Initially I really enjoyed this exercise, as like Matisse, I really loved the making of shapes and form with paper cutting. My piece is mainly collage with drawing and a small sample of printing. The shell I printed from a piece of polystyrene pizza base with black relief ink. But as I worked it became harder to make the light and dark areas just with paper, I think I needed a wider range of colours. I know Matisse painted his papers. Using spotty wrapping paper to represent the cactus plant in the middle and tissue for the smaller cactus as it was a hairy one, I think worked well. To obtain some additional darker tones I painted with watercolour washes, which soaked into some of the sugar papers underneath the objects.

Screwing up my eyes I can see the dominant areas are the orange, as it’s a foreground colour. Also the black spots behind the bigger cactus are quite strong too.  As the plants are in greens they have receded, so I know I need to re-think my colours.

However I thought that the foreground looked three dimensional against the black drawn background. If anything, I know I have overworked this piece, but sometimes when you make art it does not always turn out how you would like. I can see me creating something different in mixed media.

I decided to make this quick painting in watercolour paint, wax and felt pen. I enjoyed the speed and spontaneity of the process, and watercolour paints are brilliant for this exercise.

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Still life in watercolour,wax and felt pen.

Exercise 4 Still Life in Monochrome

For this exercise work towards creating an image in a single colour-combining natural and man-made objects and contrasting materials……………….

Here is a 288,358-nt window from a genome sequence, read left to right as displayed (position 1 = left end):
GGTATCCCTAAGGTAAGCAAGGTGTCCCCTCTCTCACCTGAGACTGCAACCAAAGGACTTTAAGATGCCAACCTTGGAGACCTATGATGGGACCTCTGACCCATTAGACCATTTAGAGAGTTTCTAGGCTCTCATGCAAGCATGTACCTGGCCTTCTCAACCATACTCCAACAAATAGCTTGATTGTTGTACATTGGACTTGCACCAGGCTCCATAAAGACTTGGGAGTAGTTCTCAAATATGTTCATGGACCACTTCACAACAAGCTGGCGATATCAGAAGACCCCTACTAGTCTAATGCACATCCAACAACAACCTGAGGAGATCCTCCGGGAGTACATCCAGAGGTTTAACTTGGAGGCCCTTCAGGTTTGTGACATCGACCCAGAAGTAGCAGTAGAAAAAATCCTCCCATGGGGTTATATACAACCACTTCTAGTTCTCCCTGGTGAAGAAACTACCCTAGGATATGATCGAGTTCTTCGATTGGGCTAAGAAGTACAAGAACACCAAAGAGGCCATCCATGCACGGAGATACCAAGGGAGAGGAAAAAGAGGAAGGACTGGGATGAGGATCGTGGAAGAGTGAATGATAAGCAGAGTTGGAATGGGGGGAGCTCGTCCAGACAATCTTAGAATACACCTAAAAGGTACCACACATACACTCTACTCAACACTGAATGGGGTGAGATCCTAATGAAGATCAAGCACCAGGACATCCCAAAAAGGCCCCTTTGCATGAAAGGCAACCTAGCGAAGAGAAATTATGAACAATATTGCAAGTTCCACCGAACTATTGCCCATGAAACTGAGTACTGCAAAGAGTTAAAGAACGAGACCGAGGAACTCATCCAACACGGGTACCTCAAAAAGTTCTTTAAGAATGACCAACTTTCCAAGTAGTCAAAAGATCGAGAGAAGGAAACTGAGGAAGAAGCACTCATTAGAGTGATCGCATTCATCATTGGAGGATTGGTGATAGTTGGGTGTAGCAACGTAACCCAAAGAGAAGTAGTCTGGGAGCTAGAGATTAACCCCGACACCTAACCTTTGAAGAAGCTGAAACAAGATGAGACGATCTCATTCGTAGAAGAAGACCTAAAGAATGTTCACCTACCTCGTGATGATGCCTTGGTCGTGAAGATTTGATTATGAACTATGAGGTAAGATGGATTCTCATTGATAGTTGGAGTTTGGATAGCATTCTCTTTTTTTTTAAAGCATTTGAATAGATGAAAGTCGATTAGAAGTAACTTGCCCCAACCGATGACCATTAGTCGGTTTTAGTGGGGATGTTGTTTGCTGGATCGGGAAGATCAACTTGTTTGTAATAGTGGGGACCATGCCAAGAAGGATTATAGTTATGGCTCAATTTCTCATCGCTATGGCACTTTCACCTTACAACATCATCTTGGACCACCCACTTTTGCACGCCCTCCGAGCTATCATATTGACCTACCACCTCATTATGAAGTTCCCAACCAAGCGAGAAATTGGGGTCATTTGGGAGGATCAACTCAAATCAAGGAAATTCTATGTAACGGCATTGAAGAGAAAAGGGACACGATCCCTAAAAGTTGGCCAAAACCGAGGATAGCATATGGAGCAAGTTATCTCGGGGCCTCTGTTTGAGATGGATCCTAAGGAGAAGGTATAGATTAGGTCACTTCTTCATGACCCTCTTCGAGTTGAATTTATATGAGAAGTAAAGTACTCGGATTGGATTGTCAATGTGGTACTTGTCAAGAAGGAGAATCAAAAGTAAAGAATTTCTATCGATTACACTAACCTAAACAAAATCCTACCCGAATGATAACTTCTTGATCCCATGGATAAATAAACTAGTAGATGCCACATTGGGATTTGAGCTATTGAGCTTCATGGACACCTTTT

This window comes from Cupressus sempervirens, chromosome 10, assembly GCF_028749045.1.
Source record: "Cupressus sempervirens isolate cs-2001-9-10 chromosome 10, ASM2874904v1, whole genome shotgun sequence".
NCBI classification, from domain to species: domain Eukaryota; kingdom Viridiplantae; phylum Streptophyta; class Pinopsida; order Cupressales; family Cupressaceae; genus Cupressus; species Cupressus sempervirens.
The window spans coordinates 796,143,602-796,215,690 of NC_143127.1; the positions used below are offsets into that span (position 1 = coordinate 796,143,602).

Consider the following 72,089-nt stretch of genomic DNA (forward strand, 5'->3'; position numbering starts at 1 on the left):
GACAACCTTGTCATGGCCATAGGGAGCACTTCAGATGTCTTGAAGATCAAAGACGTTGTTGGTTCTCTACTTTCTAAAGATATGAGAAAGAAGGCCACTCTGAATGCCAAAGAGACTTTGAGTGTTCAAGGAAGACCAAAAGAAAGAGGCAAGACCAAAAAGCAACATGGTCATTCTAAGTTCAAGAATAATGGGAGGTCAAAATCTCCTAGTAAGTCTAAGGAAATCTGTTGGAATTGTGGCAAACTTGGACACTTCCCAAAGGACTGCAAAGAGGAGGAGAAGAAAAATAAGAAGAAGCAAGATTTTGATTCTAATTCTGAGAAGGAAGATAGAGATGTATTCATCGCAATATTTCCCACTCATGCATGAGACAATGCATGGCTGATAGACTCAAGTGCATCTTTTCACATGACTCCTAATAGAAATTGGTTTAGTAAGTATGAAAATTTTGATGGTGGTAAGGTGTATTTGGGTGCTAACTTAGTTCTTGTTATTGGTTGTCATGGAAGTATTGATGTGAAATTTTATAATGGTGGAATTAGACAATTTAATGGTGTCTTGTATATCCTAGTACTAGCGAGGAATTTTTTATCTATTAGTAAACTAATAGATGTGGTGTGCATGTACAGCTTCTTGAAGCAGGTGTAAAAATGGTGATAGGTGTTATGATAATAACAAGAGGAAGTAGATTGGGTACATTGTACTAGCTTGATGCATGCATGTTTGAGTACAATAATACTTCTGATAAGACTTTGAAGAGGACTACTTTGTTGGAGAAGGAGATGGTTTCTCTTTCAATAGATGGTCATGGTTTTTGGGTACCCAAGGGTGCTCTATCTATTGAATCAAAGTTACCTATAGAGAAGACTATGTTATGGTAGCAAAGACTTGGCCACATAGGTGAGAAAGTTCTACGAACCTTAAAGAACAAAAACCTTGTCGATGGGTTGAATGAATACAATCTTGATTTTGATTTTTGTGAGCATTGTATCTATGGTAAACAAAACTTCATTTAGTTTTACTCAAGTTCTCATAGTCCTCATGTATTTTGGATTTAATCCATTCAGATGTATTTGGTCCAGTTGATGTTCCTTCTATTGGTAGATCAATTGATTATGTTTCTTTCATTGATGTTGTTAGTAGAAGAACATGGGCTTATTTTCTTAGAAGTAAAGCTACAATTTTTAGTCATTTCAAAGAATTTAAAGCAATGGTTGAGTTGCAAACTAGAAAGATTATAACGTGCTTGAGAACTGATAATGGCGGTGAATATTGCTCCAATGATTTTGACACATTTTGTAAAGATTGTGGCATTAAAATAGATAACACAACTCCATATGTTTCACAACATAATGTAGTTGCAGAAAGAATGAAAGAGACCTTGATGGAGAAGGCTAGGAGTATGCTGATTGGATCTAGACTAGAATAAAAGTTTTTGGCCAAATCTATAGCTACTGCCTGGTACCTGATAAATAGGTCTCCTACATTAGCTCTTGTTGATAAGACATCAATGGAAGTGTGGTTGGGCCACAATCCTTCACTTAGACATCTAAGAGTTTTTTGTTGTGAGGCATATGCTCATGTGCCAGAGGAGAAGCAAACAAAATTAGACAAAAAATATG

Select a medium that suits your subject. Aim for detailed line, express looseness of mark, create a range of tones, practise in your sketch book. Work approximately A3 size.

When finished your drawing, be critical.

Here are my drawings from my sketch book, of bottles with ideas on composition. I was playing with the spaces between the bottles, and the shapes of them in relationship to each other, i.e. heights, depth, widths, and colours. From this I painted in watercolour the bottles on paper.

 

Here is my watercolour painting of some household bottles in one colour. I chose bottles as I had been reading about Giorgio Morandi (1890 -1964) and I was quite inspired by his work.

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Watercolour painting in one colour of bottles

Reflection of this exercise

I used wax for the highlights and tried a range of tones in a Payne’s Grey colour to express the light and dark areas. My bottles look wobbly and I quite like that, also I placed them in front of a plain background as I wanted to concentrate just on the objects and not get distracted by the background. I kept the composition simple, and like Morandi, I kept moving the bottles around till I got a some shapes and spaces I liked. However I think I could have used more objects to paint.

Additional Drawing with more bottles in the composition

I have drawn another picture, but not in one colour. But as an experiment to see what the composition would look like with more bottles. I drew this with coloured pencils and some pen. But I got frustrated with it and scribbled all over the surface. Well that worked okay and for fun I manipulated it in my computer photo program to alter the tones and colours. I really like the second picture as the scribble lines have made the bottles look moody.

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Bottles drawing with scribbles.
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Bottles drawing darkened in my photo program on my computer.
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Bottles drawing in one colour, created in my photo computer programme.

Additional drawings in one colour

For an experiment I have drawn some of my shell collection with a white pen on black paper.

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I love them !! It was interesting to drawn the light areas first, or the white lines of texture on the surface of the shell. Leaving the dark areas to shine through. The shells look like lace and are very luminous. They are floating on the surface too.

I also drew on a white board with a black pen.

Finally I drew a third image of all shells in blue ink.

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Shells in blue ink